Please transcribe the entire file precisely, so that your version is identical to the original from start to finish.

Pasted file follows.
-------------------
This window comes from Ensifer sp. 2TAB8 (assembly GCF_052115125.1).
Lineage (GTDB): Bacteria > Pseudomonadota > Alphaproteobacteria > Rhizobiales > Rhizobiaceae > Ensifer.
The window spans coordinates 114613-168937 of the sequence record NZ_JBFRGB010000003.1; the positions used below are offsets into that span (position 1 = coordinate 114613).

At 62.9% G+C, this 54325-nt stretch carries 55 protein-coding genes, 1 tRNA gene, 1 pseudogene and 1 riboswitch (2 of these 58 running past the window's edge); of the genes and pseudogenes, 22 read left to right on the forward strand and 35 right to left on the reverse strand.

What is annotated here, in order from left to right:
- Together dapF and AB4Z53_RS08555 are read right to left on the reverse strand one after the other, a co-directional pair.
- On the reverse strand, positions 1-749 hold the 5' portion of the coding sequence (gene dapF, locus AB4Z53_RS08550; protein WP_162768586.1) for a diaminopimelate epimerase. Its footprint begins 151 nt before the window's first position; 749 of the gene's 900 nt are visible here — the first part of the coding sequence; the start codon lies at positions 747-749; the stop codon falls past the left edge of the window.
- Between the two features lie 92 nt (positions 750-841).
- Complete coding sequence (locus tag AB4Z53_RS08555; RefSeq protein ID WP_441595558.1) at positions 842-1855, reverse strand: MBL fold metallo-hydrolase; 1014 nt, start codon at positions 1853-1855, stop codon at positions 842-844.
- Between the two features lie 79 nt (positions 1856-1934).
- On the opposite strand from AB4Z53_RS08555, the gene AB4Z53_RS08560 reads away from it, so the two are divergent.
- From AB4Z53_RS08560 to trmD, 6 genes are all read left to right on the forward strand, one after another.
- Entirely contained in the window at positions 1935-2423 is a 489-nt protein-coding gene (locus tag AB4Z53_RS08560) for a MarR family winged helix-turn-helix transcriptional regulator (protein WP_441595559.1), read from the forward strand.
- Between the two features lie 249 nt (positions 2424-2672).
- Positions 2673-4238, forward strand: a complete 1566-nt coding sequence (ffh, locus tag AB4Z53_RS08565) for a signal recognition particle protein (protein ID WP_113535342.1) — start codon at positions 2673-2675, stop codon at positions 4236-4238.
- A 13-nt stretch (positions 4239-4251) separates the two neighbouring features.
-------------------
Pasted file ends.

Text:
This window comes from Ensifer sp. 2TAB8 (assembly GCF_052115125.1).
Lineage (GTDB): Bacteria > Pseudomonadota > Alphaproteobacteria > Rhizobiales > Rhizobiaceae > Ensifer.
The window spans coordinates 114613-168937 of the sequence record NZ_JBFRGB010000003.1; the positions used below are offsets into that span (position 1 = coordinate 114613).

At 62.9% G+C, this 54325-nt stretch carries 55 protein-coding genes, 1 tRNA gene, 1 pseudogene and 1 riboswitch (2 of these 58 running past the window's edge); of the genes and pseudogenes, 22 read left to right on the forward strand and 35 right to left on the reverse strand.

What is annotated here, in order from left to right:
- Together dapF and AB4Z53_RS08555 are read right to left on the reverse strand one after the other, a co-directional pair.
- On the reverse strand, positions 1-749 hold the 5' portion of the coding sequence (gene dapF, locus AB4Z53_RS08550; protein WP_162768586.1) for a diaminopimelate epimerase. Its footprint begins 151 nt before the window's first position; 749 of the gene's 900 nt are visible here — the first part of the coding sequence; the start codon lies at positions 747-749; the stop codon falls past the left edge of the window.
- Between the two features lie 92 nt (positions 750-841).
- Complete coding sequence (locus tag AB4Z53_RS08555; RefSeq protein ID WP_441595558.1) at positions 842-1855, reverse strand: MBL fold metallo-hydrolase; 1014 nt, start codon at positions 1853-1855, stop codon at positions 842-844.
- Between the two features lie 79 nt (positions 1856-1934).
- On the opposite strand from AB4Z53_RS08555, the gene AB4Z53_RS08560 reads away from it, so the two are divergent.
- From AB4Z53_RS08560 to trmD, 6 genes are all read left to right on the forward strand, one after another.
- Entirely contained in the window at positions 1935-2423 is a 489-nt protein-coding gene (locus tag AB4Z53_RS08560) for a MarR family winged helix-turn-helix transcriptional regulator (protein WP_441595559.1), read from the forward strand.
- Between the two features lie 249 nt (positions 2424-2672).
- Positions 2673-4238, forward strand: a complete 1566-nt coding sequence (ffh, locus tag AB4Z53_RS08565) for a signal recognition particle protein (protein ID WP_113535342.1) — start codon at positions 2673-2675, stop codon at positions 4236-4238.
- A 13-nt stretch (positions 4239-4251) separates the two neighbouring features.